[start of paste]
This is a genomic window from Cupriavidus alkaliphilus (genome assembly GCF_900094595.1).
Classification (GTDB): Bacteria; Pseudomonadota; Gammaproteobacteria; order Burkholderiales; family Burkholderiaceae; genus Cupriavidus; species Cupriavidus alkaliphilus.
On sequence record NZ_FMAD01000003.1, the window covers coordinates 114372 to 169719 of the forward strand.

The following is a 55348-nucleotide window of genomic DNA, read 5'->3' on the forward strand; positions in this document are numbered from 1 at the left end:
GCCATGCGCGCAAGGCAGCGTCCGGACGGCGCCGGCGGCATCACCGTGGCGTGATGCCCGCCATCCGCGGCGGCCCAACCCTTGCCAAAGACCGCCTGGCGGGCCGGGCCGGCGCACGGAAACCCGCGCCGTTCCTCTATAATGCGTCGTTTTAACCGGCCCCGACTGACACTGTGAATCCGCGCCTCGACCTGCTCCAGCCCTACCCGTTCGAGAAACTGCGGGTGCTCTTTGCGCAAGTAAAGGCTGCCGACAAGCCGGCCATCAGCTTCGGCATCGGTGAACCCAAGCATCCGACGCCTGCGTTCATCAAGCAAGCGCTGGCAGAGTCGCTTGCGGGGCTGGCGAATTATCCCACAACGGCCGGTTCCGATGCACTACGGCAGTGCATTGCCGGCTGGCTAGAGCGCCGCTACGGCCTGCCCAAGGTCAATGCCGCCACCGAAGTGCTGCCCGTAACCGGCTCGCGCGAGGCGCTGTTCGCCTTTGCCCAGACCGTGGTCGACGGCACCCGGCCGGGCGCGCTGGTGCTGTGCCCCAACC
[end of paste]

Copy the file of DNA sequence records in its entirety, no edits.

This is a genomic window from Cupriavidus alkaliphilus (genome assembly GCF_900094595.1).
Classification (GTDB): Bacteria; Pseudomonadota; Gammaproteobacteria; order Burkholderiales; family Burkholderiaceae; genus Cupriavidus; species Cupriavidus alkaliphilus.
On sequence record NZ_FMAD01000003.1, the window covers coordinates 114372 to 169719 of the forward strand.

The following is a 55348-nucleotide window of genomic DNA, read 5'->3' on the forward strand; positions in this document are numbered from 1 at the left end:
GCCATGCGCGCAAGGCAGCGTCCGGACGGCGCCGGCGGCATCACCGTGGCGTGATGCCCGCCATCCGCGGCGGCCCAACCCTTGCCAAAGACCGCCTGGCGGGCCGGGCCGGCGCACGGAAACCCGCGCCGTTCCTCTATAATGCGTCGTTTTAACCGGCCCCGACTGACACTGTGAATCCGCGCCTCGACCTGCTCCAGCCCTACCCGTTCGAGAAACTGCGGGTGCTCTTTGCGCAAGTAAAGGCTGCCGACAAGCCGGCCATCAGCTTCGGCATCGGTGAACCCAAGCATCCGACGCCTGCGTTCATCAAGCAAGCGCTGGCAGAGTCGCTTGCGGGGCTGGCGAATTATCCCACAACGGCCGGTTCCGATGCACTACGGCAGTGCATTGCCGGCTGGCTAGAGCGCCGCTACGGCCTGCCCAAGGTCAATGCCGCCACCGAAGTGCTGCCCGTAACCGGCTCGCGCGAGGCGCTGTTCGCCTTTGCCCAGACCGTGGTCGACGGCACCCGGCCGGGCGCGCTGGTGCTGTGCCCCAACC